When it comes to making healthy choices at the grocery store, nutrition labels can be a valuable tool. However, with so much information packed into a small space, it can be overwhelming to know where to start. In this blog post, we’ll break down the key elements of a nutrition label and provide tips for how to use them to make informed choices.
First, let’s take a look at the basic layout of a nutrition label. You’ll typically see the following information:
- Serving size: This tells you how much of the product you should eat in one serving. It’s important to pay attention to this, as the rest of the information on the label is based on one serving.
- Calories: This tells you the number of calories in one serving. Keep in mind that the recommended daily calorie intake varies depending on age, sex, and physical activity level.
- macronutrients: The macronutrients are protein,carbohydrates, and fats. You can see how much of each macronutrient is in one serving.
- Micronutrients: These include vitamins and minerals, such as vitamin A, vitamin C, calcium, and iron. The %DV (percent daily value) tells you how much of each micronutrient you’ll get from one serving.
- Ingredient list: This lists all the ingredients in the product, in descending order by weight.
Now that you know the basic layout of a nutrition label, let’s talk about how to use this information to make informed choices.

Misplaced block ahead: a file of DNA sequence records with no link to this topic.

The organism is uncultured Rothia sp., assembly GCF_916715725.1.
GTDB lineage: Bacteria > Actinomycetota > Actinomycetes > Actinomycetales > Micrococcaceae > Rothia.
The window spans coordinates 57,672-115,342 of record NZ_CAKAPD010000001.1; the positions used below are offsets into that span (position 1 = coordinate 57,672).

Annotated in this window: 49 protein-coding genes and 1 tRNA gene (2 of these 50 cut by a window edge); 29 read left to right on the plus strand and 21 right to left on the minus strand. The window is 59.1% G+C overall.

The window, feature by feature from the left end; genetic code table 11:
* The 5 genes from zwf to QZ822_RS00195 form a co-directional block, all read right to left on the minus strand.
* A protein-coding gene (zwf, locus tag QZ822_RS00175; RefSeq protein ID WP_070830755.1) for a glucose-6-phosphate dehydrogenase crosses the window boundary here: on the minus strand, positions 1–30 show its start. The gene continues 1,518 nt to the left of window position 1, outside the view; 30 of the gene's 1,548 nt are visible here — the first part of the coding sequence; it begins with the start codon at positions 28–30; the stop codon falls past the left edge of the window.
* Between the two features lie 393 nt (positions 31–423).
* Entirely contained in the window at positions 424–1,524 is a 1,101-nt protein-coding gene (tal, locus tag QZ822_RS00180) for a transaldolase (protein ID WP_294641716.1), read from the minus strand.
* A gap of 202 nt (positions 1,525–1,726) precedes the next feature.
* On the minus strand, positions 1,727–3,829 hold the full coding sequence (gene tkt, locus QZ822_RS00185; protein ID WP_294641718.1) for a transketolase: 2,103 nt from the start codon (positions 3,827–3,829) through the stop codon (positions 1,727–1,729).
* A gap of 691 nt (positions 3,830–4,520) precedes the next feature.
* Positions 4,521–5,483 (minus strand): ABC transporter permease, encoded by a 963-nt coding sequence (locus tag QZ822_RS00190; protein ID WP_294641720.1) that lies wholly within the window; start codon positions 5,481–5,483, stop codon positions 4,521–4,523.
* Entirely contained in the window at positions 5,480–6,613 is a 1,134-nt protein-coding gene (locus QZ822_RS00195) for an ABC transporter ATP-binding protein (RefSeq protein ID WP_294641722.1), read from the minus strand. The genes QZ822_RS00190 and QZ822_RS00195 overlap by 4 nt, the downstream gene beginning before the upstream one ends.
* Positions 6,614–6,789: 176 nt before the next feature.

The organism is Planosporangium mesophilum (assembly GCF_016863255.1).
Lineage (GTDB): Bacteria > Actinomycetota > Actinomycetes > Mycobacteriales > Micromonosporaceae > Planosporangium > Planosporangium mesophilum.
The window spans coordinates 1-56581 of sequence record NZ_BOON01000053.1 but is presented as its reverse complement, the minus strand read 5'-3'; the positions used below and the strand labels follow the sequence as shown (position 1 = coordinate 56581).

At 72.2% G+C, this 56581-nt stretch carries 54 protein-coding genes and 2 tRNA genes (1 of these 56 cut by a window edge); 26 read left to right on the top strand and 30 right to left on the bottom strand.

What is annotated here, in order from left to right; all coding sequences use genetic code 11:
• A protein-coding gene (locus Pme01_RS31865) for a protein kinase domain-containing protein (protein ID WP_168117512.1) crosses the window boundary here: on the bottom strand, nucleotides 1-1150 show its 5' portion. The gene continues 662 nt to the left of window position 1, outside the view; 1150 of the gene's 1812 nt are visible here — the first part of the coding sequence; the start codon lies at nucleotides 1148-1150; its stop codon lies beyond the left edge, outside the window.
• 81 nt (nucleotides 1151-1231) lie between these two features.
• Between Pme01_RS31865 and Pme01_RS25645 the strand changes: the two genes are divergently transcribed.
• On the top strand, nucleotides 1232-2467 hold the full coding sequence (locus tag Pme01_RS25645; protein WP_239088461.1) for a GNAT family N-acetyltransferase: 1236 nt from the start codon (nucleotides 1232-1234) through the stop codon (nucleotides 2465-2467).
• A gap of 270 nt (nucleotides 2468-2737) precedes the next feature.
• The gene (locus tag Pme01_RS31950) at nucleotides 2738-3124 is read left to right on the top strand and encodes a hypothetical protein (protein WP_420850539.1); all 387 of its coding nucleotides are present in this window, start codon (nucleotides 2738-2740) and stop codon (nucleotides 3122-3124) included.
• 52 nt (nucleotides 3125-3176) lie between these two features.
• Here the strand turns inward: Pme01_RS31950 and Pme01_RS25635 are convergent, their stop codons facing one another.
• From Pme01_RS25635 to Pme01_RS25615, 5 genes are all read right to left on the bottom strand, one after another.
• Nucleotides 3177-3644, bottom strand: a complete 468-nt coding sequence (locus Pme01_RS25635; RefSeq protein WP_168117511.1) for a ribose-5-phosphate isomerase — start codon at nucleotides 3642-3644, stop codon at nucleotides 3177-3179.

- Compare serving sizes: Make sure you’re comparing apples to apples by looking at the serving sizes of different products. A product may have fewer calories per serving, but if the serving size is smaller, you’ll end up consuming more calories overall.
- Look for whole ingredients: The ingredient list is a great way to see what’s actually in the product. Look for whole ingredients, such as whole grains, fruits, and vegetables, and avoid products with a lot of added sugars, preservatives, and artificial ingredients.
- Pay attention to the %DV: The %DV tells you how much of a certain nutrient you’ll get from one serving. A %DV of 5% or less is considered low, while 20% or more is considered high. Try to aim for foods with a high %DV of vitamins and minerals, and limit foods with a high %DV of saturated fat, cholesterol, and sodium.
- Check the ingredients list: Some ingredients are added for taste, some for preservation and some for texture. Avoid ingredients which you are allergic to or have a medical condition to.
- Be mindful of portion size: Even if a product is healthy, eating too much of it can still lead to weight gain. Be mindful of portion sizes and use measuring cups or a food scale to ensure you’re not overeating.
By following these tips, you’ll be able to use nutrition labels as a valuable tool for making informed choices at the grocery store. Remember, a healthy diet is not about perfection but about balance and moderation. Book your consultation with our dietitian today to learn more!